Appeals Court Clarifies Tidelands Licensee Rights And TRC's Pierhead Line Authority

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In its May 8, 2024 decision in In the Matter of P.T. Jibsail Family Limited Partnership, the Appellate Division clarified the distinction between the riparian rights under a tidelands grant versus...
United States Environment
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In its May 8, 2024 decision in In the Matter of P.T. Jibsail Family Limited Partnership, the Appellate Division clarified the distinction between the riparian rights under a tidelands grant versus a license and the scope of the Tidelands Resource Council's ("TRC") authority to fix pierhead lines.

In 2017, P.T. Jibsail Family Limited Partnership ("Jibsail") applied for (1) a Waterfront Development ("WFD") permit from the New Jersey Department of Environmental Protection ("NJDEP") and (2) a modification of a tidelands license received by its predecessor-in-interest, in order to extend its dock in Barnegat Bay. The owner of the neighboring property, the Janine Morris Trust ("JMT") opposed the application. JMT's property also had a dock that its predecessor had built pursuant to its own tidelands license. Jibsail received a WFD permit and a modified tidelands license to construct a 168-foot dock extension ("2018 License"). The dock was constructed in 2018, but was not in compliance with the submitted plans, which required that modifications be made to the WFD permit and Tidelands license ("2022 Modified License"). NJDEP and the TRC approved the modifications in 2019 and 2022, respectively.

JMT appealed the TRC approval of a modification of the Jibsail tidelands license. JMT argued that the TRC should not have issued the 2022 Modified License because Jibsail's dock was outside the existing pierhead lines. JMT also argued that the TRC acted outside of its statutory authority by establishing the pierhead line in the license itself.

Notably, JMT did not appeal the 2018 License, and the time to appeal it had long since passed by the time JMT appealed the 2022 Modified License. JMT did continue to object to Jibsail's WFD permit including requesting the permit be revoked or modified. Jibsail needed to modify its WFD permit and the unchallenged 2018 License because it built its dock extension one foot out of compliance with the submitted plans. This one-foot error and Jibsail's application to modify its Tidelands license reopened the appeal period for a project that had been permitted and completed several years before, at least with respect to certain issues addressed in the 2018 License.

The Appellate Division affirmed the TRC's issuance of the 2022 Modified License. In its decision, the court distinguished the rights afforded to holders of a tidelands grant and a tidelands license. The court explained that a tidelands grant provides a fee simple interest in real property that extends the width of the upland parcel to the pierhead line. A tidelands license, on the other hand, only gives the licensee a lease of the area in the "license box" that aligns with the size of the permitted structure. Additionally, a tidelands grant provides a right to the land under the water that extends to the point where the owner has access to navigable water. Conversely, the tidelands license only provides a right to use the land in the "license box" and the licensee's right is no stronger outside the license box than another member of the public. As such, the Appellate Division disagreed with JMT's arguments that it had a preemptive right to the tidelands from its bulkhead to the pierhead line and it determined that JMT's rights do not preclude the State from managing the area outside of their license box. Jibsail's dock did not enter into JMT's licensed area, thus the TRC's approval was not arbitrary, capricious, or unreasonable.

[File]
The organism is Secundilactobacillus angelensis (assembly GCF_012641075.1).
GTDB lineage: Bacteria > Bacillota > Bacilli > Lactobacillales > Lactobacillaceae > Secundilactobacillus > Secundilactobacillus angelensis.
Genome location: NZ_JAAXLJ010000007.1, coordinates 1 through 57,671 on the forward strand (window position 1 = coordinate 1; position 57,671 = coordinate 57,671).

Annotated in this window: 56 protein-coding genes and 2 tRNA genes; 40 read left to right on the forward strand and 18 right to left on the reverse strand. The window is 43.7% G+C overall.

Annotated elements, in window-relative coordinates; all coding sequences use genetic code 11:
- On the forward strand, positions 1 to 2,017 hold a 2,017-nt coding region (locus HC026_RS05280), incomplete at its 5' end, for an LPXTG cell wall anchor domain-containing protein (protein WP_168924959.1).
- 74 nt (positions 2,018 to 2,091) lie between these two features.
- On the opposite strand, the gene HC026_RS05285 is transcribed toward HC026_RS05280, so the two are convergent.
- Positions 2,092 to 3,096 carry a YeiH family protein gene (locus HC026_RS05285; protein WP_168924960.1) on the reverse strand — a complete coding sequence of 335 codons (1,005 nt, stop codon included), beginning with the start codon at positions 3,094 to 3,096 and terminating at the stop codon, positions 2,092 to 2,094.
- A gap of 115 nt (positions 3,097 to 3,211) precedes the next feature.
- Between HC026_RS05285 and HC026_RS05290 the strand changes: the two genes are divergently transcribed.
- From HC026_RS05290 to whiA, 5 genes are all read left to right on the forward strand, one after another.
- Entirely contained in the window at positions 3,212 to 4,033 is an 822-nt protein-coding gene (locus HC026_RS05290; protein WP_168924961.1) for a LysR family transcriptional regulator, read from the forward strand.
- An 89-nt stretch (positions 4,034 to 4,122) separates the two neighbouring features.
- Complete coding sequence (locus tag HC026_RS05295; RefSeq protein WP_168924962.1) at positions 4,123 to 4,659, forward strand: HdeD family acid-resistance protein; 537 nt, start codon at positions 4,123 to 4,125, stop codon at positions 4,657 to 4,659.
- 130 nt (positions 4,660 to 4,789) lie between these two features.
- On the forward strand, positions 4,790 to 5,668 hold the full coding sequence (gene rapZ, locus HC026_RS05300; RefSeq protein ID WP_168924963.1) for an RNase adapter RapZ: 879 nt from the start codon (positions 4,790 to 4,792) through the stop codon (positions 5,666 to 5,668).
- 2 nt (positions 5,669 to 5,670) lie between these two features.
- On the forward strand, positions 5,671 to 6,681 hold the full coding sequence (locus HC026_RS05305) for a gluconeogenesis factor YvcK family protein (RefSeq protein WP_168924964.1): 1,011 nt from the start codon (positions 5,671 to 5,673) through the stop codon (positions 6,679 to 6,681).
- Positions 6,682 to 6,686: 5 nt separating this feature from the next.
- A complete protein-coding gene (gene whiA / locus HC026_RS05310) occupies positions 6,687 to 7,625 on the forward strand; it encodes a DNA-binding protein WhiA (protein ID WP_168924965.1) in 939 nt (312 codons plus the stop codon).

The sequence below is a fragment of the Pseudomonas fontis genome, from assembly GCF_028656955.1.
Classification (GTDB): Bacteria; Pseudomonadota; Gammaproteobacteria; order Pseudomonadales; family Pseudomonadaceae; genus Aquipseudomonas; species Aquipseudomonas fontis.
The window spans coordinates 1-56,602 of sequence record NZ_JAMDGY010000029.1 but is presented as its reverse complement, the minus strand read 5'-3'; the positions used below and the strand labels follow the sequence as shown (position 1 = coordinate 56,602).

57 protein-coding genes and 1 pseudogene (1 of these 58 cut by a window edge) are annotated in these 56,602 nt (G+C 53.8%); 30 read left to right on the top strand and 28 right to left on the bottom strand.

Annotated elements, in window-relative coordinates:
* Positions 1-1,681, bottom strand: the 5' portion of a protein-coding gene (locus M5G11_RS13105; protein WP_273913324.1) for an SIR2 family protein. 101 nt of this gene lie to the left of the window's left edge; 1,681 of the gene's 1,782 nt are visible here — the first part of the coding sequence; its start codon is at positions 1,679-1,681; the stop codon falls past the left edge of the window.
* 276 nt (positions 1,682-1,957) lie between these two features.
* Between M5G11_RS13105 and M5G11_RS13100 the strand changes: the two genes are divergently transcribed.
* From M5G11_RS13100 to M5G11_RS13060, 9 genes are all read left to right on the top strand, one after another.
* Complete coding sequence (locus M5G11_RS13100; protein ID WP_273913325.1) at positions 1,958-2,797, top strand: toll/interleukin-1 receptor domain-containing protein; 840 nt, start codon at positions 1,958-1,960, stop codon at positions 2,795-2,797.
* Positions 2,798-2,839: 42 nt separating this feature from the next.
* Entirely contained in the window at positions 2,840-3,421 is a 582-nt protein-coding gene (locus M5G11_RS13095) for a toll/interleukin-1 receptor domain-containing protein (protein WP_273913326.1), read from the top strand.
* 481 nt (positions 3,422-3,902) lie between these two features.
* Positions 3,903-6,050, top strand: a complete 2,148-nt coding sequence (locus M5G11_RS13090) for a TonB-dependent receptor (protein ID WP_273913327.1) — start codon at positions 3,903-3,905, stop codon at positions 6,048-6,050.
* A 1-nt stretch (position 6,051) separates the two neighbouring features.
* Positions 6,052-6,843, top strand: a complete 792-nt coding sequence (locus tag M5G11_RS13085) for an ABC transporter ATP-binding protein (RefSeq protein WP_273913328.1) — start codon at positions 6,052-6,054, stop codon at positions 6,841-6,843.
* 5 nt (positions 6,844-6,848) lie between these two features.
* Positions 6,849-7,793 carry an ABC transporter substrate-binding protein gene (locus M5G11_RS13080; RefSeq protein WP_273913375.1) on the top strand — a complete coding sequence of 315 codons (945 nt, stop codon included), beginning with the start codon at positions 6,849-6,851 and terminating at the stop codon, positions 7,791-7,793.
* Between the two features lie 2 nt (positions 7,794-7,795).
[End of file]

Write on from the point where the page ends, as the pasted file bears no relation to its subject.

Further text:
Additionally, the Appellate Division further clarified the TRC's statutory authority to establish pierhead lines. JMT asserted that the pierhead line for Jibsail's dock was beyond the pierhead line that was previously established as required by statute and the TRC acted outside of its authority in establishing a new pierhead line in Jibsail's license. The court found that the TRC had acted within its statutory authority when approving the modification to Jibsail's license. The court explained that the TRC's authority in N.J.S.A. 12:3-19 directs it to "from time to time, fix and establish ... exterior lines in said waters beyond which no pier, wharf, bulkhead, erection, or permanent obstruction of any kind shall be made or maintained." Citing Schultz v. Wilson, 44 N.J. Super. 561 (App. Div. 1957), the Appellate Division determined that the TRC had acted within its authority in fixing a new pierhead line in the Jibsail 2022 Modified License by fixing a pierhead line through a license and suggested that the TRC likely had in mind that in future grants or licenses "the same exterior course could be followed."

Parties acquiring property subject to a tidelands grant or license or considering applying for a new tidelands grant or license should be aware of the different rights each interest conveys and the limited scope of a tidelands license, as set forth in the Jibsail case. Outside of the context of tidelands, the decision serves as a reminder that modifications to a permit could reopen the permit holder to legal challenges to issues that, in the absence of the modification, would have been settled and unappealable.

The content of this article is intended to provide a general guide to the subject matter. Specialist advice should be sought about your specific circumstances.

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